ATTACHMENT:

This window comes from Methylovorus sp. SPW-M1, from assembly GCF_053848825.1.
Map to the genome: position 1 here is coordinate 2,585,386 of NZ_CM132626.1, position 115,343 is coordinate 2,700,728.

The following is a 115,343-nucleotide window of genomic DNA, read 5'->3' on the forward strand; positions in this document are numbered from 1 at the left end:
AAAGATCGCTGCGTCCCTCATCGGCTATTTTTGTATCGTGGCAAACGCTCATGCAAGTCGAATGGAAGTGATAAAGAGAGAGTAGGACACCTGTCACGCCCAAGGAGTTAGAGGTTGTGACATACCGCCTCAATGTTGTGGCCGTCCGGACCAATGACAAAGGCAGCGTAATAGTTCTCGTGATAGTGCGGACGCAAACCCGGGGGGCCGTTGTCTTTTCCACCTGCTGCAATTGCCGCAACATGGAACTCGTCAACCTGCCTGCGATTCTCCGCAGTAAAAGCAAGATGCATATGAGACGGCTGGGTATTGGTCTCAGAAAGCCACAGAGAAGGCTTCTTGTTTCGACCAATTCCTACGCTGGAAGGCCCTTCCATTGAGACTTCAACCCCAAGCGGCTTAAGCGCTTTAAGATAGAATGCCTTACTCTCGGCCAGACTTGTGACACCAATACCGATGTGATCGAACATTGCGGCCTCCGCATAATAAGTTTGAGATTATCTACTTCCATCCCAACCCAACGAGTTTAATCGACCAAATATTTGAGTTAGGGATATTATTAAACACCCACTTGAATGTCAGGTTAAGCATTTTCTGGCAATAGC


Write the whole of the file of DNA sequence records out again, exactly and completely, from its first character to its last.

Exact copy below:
This window comes from Methylovorus sp. SPW-M1, from assembly GCF_053848825.1.
Map to the genome: position 1 here is coordinate 2,585,386 of NZ_CM132626.1, position 115,343 is coordinate 2,700,728.

The following is a 115,343-nucleotide window of genomic DNA, read 5'->3' on the forward strand; positions in this document are numbered from 1 at the left end:
AAAGATCGCTGCGTCCCTCATCGGCTATTTTTGTATCGTGGCAAACGCTCATGCAAGTCGAATGGAAGTGATAAAGAGAGAGTAGGACACCTGTCACGCCCAAGGAGTTAGAGGTTGTGACATACCGCCTCAATGTTGTGGCCGTCCGGACCAATGACAAAGGCAGCGTAATAGTTCTCGTGATAGTGCGGACGCAAACCCGGGGGGCCGTTGTCTTTTCCACCTGCTGCAATTGCCGCAACATGGAACTCGTCAACCTGCCTGCGATTCTCCGCAGTAAAAGCAAGATGCATATGAGACGGCTGGGTATTGGTCTCAGAAAGCCACAGAGAAGGCTTCTTGTTTCGACCAATTCCTACGCTGGAAGGCCCTTCCATTGAGACTTCAACCCCAAGCGGCTTAAGCGCTTTAAGATAGAATGCCTTACTCTCGGCCAGACTTGTGACACCAATACCGATGTGATCGAACATTGCGGCCTCCGCATAATAAGTTTGAGATTATCTACTTCCATCCCAACCCAACGAGTTTAATCGACCAAATATTTGAGTTAGGGATATTATTAAACACCCACTTGAATGTCAGGTTAAGCATTTTCTGGCAATAGC